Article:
There are other tests that could give accurate results, but are expensive and painful. One such test is a stomach biopsy, where a surgeon inserts a tube through the mouth, down the food pipe and into the stomach and collects tissues that will be taken to the laboratory for examination. Doctors mostly use this in cases where they suspect cancer.
It does not help that H Pylori in Kenya is not cultured — allowed to grow so that it is studied as an “adult”. It is a long, expensive procedure many cash-strapped labs avoid. This makes the flawed antibody-antigen test a favourite for public and lower level private hospitals where resources are scarce and the people to be served are in their millions.
Two doctors from public hospitals in Nairobi, who did not want to be named due to the sensitivity of the issue, said although the ideal would be to wait for advanced tests before prescribing antibiotics, they give the drugs anyway as neither money nor time is on their side when a patient needs urgent care. This only worsens the situation.
Prof Gunturu Revathi, the head of microbiology at the department of pathology at the Aga Khan University Hospital, adds the H Pylori crisis is worsened by another challenge: Poor interpretation of the results. “Microbiology training in Kenya is very poor and so is the supervision, and this affects the collection, testing and interpretation of samples sent to a lab,” she says.
When HealthyNation reached out to the Ministry of Health to clarify on the kits’ effectiveness, the Pharmacy and Poisons Board (PPB) failed to divulge details on the tools or their appropriateness. PPB is the agency mandated by government to ensure the equipment used in Kenyan hospitals is safe.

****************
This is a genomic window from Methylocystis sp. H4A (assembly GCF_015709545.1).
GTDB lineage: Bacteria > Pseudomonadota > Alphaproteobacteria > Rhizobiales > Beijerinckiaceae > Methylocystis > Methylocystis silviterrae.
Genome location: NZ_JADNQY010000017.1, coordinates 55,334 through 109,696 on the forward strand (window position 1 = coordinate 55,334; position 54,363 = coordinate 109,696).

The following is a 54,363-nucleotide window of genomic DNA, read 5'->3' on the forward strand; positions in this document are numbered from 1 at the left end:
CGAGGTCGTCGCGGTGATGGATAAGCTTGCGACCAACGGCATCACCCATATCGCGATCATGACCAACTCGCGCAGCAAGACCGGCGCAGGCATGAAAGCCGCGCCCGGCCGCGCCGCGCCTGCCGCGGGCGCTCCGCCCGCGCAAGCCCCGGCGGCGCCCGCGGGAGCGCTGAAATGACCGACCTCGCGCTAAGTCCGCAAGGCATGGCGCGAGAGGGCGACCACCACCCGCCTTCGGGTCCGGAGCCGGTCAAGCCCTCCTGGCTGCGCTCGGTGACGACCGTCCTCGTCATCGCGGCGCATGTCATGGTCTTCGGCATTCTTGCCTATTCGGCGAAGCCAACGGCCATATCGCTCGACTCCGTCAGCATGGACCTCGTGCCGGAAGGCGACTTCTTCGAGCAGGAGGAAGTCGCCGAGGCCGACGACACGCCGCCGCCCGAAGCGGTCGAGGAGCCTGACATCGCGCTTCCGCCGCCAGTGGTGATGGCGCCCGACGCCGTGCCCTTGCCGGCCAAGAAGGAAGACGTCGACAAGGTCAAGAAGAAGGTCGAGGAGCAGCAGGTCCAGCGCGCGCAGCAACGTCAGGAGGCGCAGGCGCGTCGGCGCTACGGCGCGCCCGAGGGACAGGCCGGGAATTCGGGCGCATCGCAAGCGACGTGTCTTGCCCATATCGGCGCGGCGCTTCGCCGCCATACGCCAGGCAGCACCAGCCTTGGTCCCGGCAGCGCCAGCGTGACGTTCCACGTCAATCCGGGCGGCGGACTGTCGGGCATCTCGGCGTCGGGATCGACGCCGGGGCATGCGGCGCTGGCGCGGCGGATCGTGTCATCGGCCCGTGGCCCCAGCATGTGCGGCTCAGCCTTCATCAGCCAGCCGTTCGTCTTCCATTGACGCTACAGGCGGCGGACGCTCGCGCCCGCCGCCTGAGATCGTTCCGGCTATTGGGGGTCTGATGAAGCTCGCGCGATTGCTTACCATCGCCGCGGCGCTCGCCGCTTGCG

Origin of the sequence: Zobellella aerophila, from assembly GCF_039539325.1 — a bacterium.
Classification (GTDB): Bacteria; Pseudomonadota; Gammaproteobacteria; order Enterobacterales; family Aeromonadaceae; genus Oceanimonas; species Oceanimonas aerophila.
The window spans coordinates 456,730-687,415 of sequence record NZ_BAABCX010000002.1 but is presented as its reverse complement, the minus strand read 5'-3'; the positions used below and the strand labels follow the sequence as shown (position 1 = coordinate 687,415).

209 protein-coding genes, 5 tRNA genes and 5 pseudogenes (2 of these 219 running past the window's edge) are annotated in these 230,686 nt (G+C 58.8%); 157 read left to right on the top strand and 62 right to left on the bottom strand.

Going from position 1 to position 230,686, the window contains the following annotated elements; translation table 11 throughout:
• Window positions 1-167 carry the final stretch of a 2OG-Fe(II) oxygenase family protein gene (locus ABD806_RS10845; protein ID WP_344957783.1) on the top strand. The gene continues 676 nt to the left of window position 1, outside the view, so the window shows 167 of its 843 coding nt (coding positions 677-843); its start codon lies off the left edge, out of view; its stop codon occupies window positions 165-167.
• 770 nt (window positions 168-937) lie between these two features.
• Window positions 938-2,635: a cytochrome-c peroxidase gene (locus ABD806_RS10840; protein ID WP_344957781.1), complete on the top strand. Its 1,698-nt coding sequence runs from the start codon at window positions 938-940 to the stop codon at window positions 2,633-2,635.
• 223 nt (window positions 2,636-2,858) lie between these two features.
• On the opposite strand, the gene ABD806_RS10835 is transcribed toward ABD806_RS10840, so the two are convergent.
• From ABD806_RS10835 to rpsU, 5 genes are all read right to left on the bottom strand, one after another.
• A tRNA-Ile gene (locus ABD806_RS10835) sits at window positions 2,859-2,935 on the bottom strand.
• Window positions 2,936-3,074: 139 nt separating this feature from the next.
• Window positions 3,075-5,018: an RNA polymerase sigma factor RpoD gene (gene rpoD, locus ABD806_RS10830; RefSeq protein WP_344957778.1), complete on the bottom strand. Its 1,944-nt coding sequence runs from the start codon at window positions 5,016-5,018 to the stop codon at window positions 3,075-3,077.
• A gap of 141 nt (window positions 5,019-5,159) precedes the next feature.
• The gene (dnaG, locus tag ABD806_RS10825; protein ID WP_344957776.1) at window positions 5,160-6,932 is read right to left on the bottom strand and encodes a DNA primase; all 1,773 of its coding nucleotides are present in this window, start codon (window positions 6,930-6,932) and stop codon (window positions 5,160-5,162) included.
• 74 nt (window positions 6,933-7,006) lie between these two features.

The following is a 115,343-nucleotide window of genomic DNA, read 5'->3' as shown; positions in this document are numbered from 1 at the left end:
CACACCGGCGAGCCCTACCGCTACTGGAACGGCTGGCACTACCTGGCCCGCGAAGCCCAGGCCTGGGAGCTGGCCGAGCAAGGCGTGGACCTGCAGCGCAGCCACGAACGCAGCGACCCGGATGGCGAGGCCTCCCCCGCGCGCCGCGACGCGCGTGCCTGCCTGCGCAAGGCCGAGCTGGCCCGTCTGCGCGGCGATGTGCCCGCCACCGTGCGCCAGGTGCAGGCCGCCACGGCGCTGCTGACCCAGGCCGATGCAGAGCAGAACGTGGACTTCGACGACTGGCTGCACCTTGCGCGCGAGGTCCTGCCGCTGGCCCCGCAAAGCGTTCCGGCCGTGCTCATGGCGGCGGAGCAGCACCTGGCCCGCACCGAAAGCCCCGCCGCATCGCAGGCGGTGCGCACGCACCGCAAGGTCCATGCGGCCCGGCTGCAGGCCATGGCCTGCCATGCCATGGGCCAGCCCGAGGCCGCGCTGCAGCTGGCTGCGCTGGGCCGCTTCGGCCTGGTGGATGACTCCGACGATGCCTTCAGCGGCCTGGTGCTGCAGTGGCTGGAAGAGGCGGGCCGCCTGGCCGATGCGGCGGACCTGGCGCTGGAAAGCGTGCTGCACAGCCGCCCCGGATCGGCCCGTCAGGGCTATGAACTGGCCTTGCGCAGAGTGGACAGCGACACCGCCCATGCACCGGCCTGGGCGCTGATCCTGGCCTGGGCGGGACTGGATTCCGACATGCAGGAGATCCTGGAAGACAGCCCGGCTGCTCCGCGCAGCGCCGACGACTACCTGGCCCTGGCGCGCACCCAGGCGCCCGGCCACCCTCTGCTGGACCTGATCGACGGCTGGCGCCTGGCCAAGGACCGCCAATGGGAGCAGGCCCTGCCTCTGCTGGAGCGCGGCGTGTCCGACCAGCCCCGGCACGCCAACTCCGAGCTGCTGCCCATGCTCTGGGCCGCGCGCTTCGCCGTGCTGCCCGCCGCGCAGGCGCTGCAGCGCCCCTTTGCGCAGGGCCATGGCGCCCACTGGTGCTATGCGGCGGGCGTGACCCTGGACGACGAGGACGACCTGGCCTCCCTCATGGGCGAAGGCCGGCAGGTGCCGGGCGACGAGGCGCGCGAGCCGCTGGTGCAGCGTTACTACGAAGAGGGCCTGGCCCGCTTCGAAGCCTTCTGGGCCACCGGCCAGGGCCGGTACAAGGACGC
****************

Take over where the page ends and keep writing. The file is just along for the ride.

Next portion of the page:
Instead, PPB said: “The Pharmacy and Poisons Board’s role in the regulation of medical devices is to facilitate importation through listing and registration depending on the risk classification.”
When asked about the specificity and sensitivity of the kits in the market, PPB directed HealthyNation to share the concerns about the “specific kits for testing or validating” with the National Public Health Laboratory.
PPB said after registration of any equipment, the “applicants are free to market their products in various hospitals”.
HealthyNation has since learnt that the ministry has quietly funded the Kemri microbiology lab to develop a testing kit for H Pylori, syphilis and chlamydia whose diagnosis has always been faulty.
The new technology, the one Dr Kiiru used to test the 100 patients during his research, yields results faster and is more accurate. It is still in its piloting phase and is only being used in Kemri.
The method used in this test is called “real time PCR”, a 40-year-old test that involves multiplying a section of the unique hereditary material of an organism into a million copies and studying these to see exactly where the disease causing element is in a strand.
Prof Anzala, who is not part of the team making the new kit at Kemri, terms the ambition “really good”. “PCR would be more accurate, even though it is a little more expensive,” he adds.